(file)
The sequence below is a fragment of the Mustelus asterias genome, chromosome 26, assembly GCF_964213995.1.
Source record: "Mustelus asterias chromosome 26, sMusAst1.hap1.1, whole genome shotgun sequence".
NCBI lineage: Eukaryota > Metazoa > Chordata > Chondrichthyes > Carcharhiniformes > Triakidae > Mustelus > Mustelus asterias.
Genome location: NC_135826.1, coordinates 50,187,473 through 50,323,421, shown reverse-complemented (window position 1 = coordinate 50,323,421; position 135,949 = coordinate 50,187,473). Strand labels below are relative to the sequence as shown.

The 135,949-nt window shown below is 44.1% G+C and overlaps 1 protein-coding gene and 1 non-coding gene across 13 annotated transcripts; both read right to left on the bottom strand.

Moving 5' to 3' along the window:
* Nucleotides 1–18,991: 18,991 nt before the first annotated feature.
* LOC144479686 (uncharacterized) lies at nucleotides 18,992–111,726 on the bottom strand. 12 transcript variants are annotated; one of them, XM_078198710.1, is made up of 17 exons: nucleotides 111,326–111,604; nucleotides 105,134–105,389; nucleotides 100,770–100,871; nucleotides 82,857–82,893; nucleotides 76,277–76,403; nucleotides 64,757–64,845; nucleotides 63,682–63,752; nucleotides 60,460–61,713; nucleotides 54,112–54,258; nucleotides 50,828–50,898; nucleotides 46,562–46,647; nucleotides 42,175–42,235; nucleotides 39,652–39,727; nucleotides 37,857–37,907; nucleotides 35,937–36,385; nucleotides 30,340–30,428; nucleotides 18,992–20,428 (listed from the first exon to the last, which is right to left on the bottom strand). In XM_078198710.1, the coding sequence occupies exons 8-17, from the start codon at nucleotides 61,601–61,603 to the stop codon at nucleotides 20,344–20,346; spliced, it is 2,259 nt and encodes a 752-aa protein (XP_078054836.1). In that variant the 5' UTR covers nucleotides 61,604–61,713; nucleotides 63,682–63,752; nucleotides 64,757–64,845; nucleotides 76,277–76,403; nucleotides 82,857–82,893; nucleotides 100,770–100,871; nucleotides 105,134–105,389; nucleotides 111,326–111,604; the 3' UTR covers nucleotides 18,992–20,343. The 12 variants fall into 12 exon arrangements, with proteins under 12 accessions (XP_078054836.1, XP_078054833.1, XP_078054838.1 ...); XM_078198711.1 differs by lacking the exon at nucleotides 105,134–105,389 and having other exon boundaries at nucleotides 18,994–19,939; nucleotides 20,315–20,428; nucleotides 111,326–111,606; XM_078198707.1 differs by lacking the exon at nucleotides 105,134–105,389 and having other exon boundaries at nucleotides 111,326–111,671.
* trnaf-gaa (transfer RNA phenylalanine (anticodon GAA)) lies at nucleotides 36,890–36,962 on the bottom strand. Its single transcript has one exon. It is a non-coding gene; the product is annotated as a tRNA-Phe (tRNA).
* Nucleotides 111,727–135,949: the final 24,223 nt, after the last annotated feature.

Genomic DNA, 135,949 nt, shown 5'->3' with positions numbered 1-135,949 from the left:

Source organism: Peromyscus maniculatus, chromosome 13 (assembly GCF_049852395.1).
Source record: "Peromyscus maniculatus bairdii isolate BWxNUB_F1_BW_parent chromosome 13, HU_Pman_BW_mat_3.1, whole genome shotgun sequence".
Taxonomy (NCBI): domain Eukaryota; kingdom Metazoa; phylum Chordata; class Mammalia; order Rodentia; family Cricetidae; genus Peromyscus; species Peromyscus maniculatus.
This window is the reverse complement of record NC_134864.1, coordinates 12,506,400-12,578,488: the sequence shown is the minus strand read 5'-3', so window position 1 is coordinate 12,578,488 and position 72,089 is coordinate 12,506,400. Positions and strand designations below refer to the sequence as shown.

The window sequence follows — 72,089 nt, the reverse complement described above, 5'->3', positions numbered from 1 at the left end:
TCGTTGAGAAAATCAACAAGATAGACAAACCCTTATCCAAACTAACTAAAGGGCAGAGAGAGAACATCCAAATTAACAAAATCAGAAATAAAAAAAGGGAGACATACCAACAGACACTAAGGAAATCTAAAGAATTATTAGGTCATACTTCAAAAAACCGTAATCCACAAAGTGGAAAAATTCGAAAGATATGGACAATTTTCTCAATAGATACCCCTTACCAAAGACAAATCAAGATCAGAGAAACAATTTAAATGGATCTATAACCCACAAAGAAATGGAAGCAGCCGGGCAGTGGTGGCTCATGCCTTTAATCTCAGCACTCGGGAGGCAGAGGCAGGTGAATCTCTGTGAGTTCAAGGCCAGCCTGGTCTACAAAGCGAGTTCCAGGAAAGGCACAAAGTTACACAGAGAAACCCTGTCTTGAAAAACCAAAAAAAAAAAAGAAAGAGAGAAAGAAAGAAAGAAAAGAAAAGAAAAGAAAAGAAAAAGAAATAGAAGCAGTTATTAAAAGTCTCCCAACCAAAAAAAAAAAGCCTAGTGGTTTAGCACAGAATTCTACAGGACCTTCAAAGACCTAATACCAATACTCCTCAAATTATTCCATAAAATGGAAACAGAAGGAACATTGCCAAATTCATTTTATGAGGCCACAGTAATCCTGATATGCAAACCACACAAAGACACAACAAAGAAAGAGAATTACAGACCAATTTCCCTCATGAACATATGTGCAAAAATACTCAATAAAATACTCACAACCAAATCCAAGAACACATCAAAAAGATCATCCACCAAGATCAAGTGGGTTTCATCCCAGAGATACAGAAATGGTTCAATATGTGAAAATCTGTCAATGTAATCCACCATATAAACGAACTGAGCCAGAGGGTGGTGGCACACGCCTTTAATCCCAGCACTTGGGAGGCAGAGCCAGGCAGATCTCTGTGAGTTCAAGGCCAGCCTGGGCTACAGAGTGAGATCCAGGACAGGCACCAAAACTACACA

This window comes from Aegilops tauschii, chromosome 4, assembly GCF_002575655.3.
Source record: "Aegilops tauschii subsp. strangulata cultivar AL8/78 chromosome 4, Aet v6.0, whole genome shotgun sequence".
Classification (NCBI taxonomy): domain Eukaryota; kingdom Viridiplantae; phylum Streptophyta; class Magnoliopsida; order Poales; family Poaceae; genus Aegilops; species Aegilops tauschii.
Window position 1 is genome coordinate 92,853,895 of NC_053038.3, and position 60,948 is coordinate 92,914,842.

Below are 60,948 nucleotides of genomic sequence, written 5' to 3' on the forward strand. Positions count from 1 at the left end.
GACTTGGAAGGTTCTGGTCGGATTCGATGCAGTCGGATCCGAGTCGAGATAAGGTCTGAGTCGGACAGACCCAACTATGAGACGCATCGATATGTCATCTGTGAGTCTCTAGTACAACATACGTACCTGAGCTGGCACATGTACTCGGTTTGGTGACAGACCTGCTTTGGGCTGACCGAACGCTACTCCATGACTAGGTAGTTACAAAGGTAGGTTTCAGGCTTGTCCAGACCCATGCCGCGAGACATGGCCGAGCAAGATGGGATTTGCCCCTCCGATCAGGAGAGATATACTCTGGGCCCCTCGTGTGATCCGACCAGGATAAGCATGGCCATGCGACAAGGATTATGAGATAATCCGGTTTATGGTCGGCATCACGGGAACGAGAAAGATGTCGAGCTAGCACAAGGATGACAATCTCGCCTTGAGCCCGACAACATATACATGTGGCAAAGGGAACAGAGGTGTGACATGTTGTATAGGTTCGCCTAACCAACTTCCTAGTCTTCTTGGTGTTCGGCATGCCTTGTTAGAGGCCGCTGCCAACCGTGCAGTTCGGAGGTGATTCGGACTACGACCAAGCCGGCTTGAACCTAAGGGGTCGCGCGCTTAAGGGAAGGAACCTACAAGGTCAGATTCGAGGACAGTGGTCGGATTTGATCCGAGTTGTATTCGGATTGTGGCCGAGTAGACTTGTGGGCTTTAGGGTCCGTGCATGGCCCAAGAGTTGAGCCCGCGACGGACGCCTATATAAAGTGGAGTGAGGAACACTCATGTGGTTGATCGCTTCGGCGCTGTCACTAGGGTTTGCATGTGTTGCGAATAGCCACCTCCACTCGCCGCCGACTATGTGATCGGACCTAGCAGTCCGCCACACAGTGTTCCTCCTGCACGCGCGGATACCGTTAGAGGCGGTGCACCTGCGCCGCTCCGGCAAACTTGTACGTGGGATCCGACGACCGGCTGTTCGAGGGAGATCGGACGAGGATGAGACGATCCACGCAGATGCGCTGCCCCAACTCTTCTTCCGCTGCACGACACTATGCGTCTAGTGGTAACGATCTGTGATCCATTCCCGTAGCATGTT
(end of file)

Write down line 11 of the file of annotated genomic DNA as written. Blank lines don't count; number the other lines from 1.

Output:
Genomic DNA, 135,949 nt, shown 5'->3' with positions numbered 1-135,949 from the left: